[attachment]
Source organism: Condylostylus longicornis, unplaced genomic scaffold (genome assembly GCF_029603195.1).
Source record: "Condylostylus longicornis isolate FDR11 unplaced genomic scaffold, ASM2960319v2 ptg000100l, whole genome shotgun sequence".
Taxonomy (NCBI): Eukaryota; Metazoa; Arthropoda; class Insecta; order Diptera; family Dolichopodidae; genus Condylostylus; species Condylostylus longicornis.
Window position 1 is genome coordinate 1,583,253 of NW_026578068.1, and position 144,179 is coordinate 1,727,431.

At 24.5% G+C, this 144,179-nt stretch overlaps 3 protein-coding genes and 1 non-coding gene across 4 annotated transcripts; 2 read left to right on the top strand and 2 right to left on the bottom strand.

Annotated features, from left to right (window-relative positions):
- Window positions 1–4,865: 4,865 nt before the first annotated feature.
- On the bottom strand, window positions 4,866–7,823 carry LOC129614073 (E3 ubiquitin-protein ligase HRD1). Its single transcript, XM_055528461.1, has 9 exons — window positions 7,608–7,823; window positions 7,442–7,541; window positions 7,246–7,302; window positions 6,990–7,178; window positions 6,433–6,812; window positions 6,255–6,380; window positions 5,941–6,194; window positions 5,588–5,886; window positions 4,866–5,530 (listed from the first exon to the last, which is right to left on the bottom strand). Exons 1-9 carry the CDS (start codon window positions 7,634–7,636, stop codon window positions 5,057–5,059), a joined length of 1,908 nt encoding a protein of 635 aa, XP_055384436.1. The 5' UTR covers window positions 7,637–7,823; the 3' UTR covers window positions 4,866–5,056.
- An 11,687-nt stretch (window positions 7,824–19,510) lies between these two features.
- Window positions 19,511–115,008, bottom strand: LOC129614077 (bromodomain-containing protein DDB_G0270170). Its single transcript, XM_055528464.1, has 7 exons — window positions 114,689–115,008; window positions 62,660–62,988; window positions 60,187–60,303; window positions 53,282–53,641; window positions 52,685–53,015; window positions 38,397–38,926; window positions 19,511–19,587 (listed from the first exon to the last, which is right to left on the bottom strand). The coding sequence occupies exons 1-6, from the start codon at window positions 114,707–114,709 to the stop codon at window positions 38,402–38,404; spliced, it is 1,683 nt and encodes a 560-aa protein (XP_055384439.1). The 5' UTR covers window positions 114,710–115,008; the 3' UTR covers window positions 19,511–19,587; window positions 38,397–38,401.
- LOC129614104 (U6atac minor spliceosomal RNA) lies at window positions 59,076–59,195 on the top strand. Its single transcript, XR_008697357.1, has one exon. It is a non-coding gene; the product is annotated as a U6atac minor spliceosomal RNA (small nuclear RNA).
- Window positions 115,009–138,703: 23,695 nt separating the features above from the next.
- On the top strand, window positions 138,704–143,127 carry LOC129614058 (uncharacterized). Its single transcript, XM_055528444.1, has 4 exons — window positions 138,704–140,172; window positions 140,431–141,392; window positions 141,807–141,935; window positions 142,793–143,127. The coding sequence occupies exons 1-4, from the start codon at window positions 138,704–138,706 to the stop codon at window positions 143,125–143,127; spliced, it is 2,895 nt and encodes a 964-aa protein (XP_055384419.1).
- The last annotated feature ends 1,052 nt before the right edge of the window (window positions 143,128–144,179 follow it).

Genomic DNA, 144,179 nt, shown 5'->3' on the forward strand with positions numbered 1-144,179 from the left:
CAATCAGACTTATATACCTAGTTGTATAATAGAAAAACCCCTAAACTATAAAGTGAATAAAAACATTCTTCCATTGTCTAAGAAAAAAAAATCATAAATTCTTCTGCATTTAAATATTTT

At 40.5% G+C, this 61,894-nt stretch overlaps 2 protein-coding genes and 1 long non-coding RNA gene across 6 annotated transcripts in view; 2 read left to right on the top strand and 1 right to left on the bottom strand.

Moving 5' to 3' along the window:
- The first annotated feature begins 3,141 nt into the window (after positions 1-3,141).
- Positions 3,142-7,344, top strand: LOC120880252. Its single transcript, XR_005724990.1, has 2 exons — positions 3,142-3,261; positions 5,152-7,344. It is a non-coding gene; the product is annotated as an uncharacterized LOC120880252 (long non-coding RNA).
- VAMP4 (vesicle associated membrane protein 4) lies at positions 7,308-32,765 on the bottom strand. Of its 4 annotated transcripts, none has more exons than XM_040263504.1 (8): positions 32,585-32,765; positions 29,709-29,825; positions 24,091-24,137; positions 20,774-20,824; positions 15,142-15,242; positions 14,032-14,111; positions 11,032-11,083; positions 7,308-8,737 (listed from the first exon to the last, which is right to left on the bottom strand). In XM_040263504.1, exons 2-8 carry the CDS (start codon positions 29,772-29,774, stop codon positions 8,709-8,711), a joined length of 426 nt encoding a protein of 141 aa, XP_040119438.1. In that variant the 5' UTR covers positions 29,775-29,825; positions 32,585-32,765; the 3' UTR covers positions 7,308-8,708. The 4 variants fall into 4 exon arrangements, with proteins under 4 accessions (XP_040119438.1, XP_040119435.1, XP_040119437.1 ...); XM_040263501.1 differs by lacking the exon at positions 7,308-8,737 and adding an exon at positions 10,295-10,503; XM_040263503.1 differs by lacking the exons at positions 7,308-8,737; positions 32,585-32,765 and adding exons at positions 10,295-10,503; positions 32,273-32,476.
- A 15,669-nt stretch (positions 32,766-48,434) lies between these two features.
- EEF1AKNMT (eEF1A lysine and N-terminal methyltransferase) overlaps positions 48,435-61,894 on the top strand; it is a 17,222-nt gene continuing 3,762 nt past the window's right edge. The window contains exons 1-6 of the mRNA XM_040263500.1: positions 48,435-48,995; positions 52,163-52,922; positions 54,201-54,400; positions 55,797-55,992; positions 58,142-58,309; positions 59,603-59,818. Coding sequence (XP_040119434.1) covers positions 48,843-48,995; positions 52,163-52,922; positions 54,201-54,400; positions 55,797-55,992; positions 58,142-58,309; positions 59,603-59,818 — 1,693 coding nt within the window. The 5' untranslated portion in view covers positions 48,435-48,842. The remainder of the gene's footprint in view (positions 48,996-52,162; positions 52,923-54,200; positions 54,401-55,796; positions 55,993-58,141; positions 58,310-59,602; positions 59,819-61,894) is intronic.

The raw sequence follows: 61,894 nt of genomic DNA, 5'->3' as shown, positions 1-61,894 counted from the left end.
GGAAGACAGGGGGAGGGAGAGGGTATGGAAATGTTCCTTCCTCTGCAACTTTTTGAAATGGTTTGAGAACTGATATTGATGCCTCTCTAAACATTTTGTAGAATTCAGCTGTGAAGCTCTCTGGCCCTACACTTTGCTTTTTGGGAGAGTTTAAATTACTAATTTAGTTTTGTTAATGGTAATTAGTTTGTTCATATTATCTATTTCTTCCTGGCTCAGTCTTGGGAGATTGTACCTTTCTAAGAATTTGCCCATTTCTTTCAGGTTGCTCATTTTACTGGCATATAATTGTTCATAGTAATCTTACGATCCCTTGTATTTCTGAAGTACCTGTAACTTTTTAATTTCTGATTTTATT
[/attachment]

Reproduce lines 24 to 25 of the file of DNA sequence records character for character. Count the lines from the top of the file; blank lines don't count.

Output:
The raw sequence follows: 61,894 nt of genomic DNA, 5'->3' as shown, positions 1-61,894 counted from the left end.
GGAAGACAGGGGGAGGGAGAGGGTATGGAAATGTTCCTTCCTCTGCAACTTTTTGAAATGGTTTGAGAACTGATATTGATGCCTCTCTAAACATTTTGTAGAATTCAGCTGTGAAGCTCTCTGGCCCTACACTTTGCTTTTTGGGAGAGTTTAAATTACTAATTTAGTTTTGTTAATGGTAATTAGTTTGTTCATATTATCTATTTCTTCCTGGCTCAGTCTTGGGAGATTGTACCTTTCTAAGAATTTGCCCATTTCTTTCAGGTTGCTCATTTTACTGGCATATAATTGTTCATAGTAATCTTACGATCCCTTGTATTTCTGAAGTACCTGTAACTTTTTAATTTCTGATTTTATT